As you may have noticed, I've found the stallion episode in the movie Buck to be a source of much reflection.
I may be going out on a limb here, but I believe there's a place in our dealings with horses for righteous anger. These creatures are not cause-and-effect Pavlovian automata who ineluctably respond in such and such a way because of their treatment and training.
We live in a world where the creative principle is a preference for good over evil, order over chaos, life over death, health over disease, cooperation over conflict, love over hate. Every living being knows this, and although all are caught in a web of necessity where death and destruction must be tolerated or even meted out, none are satisfied with this condition. We know that the whole creation has been groaning in travail until now. (Romans 8:22)
There is a community of morality (as it were) which subsists, not only among humans, but among all creatures, and especially among creatures who live together ostensibly in friendship, such as humans and horses.
When a horse steps radically outside of that community, one can treat him like a passive conglomeration of species-specific characteristics, shaped by experiences, and powerless to direct his own life. "This horse is this way because he has never been taught respect, etc."
Or one can say, "Damn it, you bastard, I hate you, what did I ever do to you? So what if you're all so instinctive and quick, I can't help it if I'm a measly pathetic human and stupid as well, and I don't care what anyone did to you in the past, that doesn't give you the right to turn around and terrify others." And then you can throw things at him and shout a lot. Which is not in the least tiny bit like the 2x4 treatment.
No one got angry at the colt when he attacked the cowboy. It was all, "Well, no wonder, there you go, that's what happens when you have a horse like that." Say you were a criminal who had been orphaned and then raised by a gang on the streets and taught that aggression was a virtue and retribution a duty - what if you then murdered a boy because he was wearing the wrong colors and looked at you wrong. Who's telling more truth - the person who says, "Well, there's no way he could do any better, he's a dud because of his background - it would be kinder to execute him"? Or the person who rages, "How could you? How could you kill my son who never harmed you? Would you like it if I killed you? You have destroyed my life!"?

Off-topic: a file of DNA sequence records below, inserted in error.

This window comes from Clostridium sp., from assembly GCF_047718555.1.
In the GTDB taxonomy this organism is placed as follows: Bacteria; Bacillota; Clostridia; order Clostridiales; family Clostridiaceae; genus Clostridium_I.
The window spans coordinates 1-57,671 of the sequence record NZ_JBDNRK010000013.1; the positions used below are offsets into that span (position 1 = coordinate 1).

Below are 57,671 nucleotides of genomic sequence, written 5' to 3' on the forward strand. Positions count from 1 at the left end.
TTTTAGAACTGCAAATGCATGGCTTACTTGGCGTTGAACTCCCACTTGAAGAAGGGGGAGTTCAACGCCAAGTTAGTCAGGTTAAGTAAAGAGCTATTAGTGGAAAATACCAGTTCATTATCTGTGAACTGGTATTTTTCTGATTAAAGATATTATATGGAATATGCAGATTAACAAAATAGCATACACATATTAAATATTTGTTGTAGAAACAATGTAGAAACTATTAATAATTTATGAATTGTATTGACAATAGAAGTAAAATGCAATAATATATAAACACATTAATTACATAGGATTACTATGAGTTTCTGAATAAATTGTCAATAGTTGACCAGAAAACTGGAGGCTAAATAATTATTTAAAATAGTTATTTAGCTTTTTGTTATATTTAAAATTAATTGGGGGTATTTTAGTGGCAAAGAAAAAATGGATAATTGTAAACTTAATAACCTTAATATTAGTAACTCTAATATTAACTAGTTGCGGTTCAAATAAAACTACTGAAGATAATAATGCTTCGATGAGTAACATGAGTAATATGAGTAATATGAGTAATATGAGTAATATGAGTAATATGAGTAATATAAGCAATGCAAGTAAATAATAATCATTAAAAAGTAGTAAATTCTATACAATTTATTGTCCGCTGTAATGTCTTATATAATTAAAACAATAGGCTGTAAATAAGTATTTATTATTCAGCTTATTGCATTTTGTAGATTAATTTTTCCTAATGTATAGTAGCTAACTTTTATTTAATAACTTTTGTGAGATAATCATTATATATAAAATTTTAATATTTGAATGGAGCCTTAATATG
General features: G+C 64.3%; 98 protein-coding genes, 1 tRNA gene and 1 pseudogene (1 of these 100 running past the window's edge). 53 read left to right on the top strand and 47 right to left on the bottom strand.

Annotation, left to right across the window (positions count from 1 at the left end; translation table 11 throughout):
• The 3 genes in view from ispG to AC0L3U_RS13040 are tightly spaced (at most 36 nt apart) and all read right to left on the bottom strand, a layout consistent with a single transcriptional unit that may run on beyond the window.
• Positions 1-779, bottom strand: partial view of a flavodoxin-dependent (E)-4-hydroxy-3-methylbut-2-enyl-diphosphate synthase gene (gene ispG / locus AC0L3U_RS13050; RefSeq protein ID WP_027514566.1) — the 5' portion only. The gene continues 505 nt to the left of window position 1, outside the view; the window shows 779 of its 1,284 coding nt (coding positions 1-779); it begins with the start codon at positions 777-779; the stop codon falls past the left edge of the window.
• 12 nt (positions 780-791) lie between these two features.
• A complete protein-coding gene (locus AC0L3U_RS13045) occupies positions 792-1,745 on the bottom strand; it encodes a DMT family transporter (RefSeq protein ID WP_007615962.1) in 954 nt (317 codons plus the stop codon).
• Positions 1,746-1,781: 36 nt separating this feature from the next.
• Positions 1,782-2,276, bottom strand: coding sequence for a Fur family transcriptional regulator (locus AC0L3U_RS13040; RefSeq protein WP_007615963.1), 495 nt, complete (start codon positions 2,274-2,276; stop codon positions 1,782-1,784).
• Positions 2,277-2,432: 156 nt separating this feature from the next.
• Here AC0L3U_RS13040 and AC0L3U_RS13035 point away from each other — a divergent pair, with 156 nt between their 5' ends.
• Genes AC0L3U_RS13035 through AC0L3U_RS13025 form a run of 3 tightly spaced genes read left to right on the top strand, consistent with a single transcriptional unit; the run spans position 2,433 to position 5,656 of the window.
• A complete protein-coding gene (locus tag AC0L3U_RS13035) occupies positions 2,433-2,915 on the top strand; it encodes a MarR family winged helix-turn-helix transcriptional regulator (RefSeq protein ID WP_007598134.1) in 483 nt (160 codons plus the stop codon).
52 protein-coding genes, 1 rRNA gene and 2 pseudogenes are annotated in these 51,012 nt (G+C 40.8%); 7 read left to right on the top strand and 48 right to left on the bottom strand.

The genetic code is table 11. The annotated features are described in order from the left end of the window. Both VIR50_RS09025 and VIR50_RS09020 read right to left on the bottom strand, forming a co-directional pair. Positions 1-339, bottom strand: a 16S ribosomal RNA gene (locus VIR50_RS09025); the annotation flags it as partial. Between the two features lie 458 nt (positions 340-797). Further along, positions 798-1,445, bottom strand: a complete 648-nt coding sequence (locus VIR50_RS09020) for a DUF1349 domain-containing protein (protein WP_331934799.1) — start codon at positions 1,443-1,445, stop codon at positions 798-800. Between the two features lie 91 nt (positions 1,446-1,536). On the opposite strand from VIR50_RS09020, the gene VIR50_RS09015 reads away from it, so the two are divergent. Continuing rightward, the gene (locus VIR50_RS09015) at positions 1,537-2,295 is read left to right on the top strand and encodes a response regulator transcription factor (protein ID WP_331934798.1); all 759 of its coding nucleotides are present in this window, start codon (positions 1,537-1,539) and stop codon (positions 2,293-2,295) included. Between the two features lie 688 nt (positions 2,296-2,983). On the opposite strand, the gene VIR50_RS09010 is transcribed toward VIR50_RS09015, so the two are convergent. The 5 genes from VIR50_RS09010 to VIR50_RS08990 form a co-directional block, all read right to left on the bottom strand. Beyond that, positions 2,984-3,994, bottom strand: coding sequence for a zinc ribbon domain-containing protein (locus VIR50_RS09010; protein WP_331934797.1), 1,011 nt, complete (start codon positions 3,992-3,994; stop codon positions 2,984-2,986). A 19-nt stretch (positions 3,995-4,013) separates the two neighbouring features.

I'm making the claim that horses understand righteous anger. And maybe they understand an angry person a lot better than they do people who seem to go randomly from calm to predatory, from fearful to hostile, from passive to controlling. We are not angry with our prey, only with our fellows.
I'm saying that, for all their terrifying strangeness, horses occupy the same moral sphere as we do. And by "moral," I don't mean a set of rules - I mean our shared inheritance of a world fallen from paradise, and a shared desire to in some way, as much as possible, return there.
I absolutely don't blame anyone for not taking on responsibility for the horse in the movie. I would not be willing to do so. But it's an eye-opener to me to see how profoundly that horse was treated as a mere product of its circumstances - how there was no expectation that an appeal could be made to something inside the horse, something which has nothing to do with training or usefulness. If that horse had to be destroyed, as it did unless someone was willing to make it a huge priority in their life, then please don't let him go down as a "good little horse" manqué, but as a brilliant, misguided, desperate criminal who could have been a contender.
That horse got me rattled about George again. I was out feeding last night, and George - who gets very bent out of shape about food when it's cold and wet - was crowding me. I didn't like the way he was acting and told him so. I may have stamped my foot. I said, "Why don't you go vent your frustration by chasing the mares like usual?" So he did. And I was given space and peace to put his food in his bucket.
Circumstances prevented that horse from amounting to much in his life, but through the movie, he'll reach many more people than if his life had gone smoothly. Perhaps he'll end up fulfilling his potential in this way.
One thing I've learned is that we're klutzy and clumsy and slow-witted, and that if horses give us a break, it's not because we've learned to be smart, it's that they've decided to be kind.